U.S. consumers with subpar credit scores are borrowing at a more modest pace in recent months, a sign that lenders are trimming their sails amid mounting losses.

Data released by the Federal Reserve Bank of New York on Thursday showed that 30.4% of car loan borrowers had credit scores below 660 in the first quarter of 2018, the lowest percentage in more than seven years. At its peak in 2015, that figure hit 39.4%.

The result is that originations of subprime car loans slumped to $39.8 billion in the quarter, down 7% from the prior quarter and nearly 22% from just nine months earlier, according to the New York Fed’s latest data.

It is a similar story in credit card lending, with lenders providing less credit to subprime borrowers and focusing more heavily on better qualified applicants.

The pullback comes at a time when delinquencies on consumer loans are creeping up. Also, household debt is at an all-time high — it hit $13.2 trillion in the first quarter, according to the New York Fed — and that may be prompting concerns that some consumers are becoming overextended.

Subprime auto lending boomed in the aftermath of the Great Recession, since car owners proved more resilient than many lenders had anticipated. But as bad loans pile up, lenders are now reversing course.

The net loss rate on securitized subprime auto loans was 7.62% in March, up from 3.83% five years earlier, according to S&P Global Ratings.

The trend in credit cards is analogous, though less pronounced. During the first quarter, subprime card loans increased 3% over the same period last year, compared with 6% growth in the prime segment, according to a recent research note from Autonomous Research.

By contrast, in last year’s first quarter, subprime credit card loans were up 14% year over year. “Prime is now growing faster than subprime, and this should help ease some of the upward pressure on industry losses,” wrote Autonomous analyst Brian Foran.

In some instances, card issuers may also be reducing their exposure to subprime borrowers by reducing the size of those customers’ credit lines.

During the fourth quarter of last year, purchase volumes on subprime credit cards fell by 3%, in contrast with a 4% to 5% increase in purchase volumes on cards issued to customers with better credit scores, according to the American Bankers Association.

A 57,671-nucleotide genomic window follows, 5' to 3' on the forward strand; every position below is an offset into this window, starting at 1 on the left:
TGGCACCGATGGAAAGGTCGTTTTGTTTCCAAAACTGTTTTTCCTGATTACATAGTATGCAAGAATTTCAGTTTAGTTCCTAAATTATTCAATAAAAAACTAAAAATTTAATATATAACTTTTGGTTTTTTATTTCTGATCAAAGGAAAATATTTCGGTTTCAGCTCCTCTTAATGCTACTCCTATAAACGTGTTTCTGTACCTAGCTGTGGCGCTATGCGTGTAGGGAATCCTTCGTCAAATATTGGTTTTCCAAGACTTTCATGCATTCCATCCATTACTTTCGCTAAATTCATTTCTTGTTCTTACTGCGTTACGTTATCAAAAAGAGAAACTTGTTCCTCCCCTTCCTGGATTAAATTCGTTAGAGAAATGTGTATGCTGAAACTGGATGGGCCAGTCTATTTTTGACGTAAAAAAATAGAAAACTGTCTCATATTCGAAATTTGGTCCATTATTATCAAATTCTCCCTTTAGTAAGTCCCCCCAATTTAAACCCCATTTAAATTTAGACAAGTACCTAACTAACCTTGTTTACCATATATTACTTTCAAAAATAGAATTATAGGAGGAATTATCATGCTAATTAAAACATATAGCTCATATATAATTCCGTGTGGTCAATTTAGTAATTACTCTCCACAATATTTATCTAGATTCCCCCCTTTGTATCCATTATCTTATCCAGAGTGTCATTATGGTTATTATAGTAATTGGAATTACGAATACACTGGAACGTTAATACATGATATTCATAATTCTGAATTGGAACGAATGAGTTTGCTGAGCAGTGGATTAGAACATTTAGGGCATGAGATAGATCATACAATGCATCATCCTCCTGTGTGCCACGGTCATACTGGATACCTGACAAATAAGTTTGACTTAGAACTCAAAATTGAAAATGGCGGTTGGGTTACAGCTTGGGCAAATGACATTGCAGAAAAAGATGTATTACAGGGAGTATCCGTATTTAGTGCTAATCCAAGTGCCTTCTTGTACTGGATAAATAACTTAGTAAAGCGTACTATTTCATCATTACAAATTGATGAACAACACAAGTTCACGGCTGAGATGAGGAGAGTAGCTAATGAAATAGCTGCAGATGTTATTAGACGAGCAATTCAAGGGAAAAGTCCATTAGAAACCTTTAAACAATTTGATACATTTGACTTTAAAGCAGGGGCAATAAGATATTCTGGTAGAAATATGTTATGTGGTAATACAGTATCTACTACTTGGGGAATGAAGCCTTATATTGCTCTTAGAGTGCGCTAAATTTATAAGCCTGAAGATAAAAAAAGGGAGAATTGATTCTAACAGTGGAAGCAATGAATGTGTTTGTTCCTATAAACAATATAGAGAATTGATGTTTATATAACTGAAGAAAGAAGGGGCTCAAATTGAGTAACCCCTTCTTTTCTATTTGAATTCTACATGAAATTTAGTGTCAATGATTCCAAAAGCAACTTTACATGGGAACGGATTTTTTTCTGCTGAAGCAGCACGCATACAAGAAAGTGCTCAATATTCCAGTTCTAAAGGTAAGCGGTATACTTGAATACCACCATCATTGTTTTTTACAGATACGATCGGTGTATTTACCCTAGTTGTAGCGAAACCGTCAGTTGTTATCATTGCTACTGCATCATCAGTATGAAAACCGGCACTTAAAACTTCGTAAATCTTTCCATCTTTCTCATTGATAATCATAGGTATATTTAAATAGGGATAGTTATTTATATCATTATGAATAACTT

Nick Clements, co-founder of the comparison-shopping site MagnifyMoney, said that while credit card companies ventured back into subprime lending following the crisis, they did so less aggressively than auto lenders.

“I would say it was dabbling more than diving,” he said. “I think they pretty quickly saw that subprime is still subprime.”

The recent retreat in subprime consumer credit was evident in banks’ first-quarter numbers.

Capital One Financial in McLean, Va., reported that 34% of its U.S. credit card customers had credit scores of 660 or below, down from 37% a year earlier.

Synchrony Financial, another company that specializes in credit cards, reported that purchase volumes by customers with credit scores below 660 fell by 15% in the first quarter.

And at Santander Consumer USA, a Dallas-based subprime auto lender, average borrower credit scores were higher as of March 31 than they were a year earlier.

The reasons for the retreat in subprime lending likely go beyond just concerns about credit deterioration. For example, banks may be worried about the impact of the Federal Reserve’s 2018 stress-testing model, which is expected to result in higher projected losses on subprime auto loans.

Card issuers and auto lenders may also be taking a cautious approach because subprime borrowers are less likely to be able to tap into home equity in an emergency than they could a decade ago.

The U.S. mortgage sector continues to be dominated, as it has been throughout the post-crisis period, by consumers with good credit scores. In the first quarter, more than 91% of mortgage borrowers had scores of 660 or higher, the New York Fed reported.

“Home equity is like the dry powder that could sustain consumption during a downturn,” Beverly Hirtle, executive vice president at the New York Fed, said during a press briefing Thursday.

It is also possible that subprime consumers have a smaller appetite for credit than they did a few years ago, either because they are already stretched thin or because they do not expect to qualify for a loan.

The number of consumer credit inquiries in the U.S. fell to a 15-year low in the first quarter, according to the New York Fed. That trend could be partially attributable to slowing subprime loan demand, since consumer with marred credit histories often have to apply for multiple loans before getting approved.

The tighter supply of subprime credit is coming at a time when unemployment is low and economic growth is solid. Banks appear poised to pull back substantially further when U.S. economic conditions worsen.

“We are well aware of where we are in the credit cycle,” Martin Chavez, the chief financial officer at Goldman Sachs, said during the company’s most recent earnings call. Goldman launched its consumer lending unit in 2016 and has recently faced scrutiny about its exposure to subprime borrowers.

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Kevin Wack

Kevin Wack

Kevin Wack is a California-based reporter for American Banker who covers the U.S. consumer finance industry.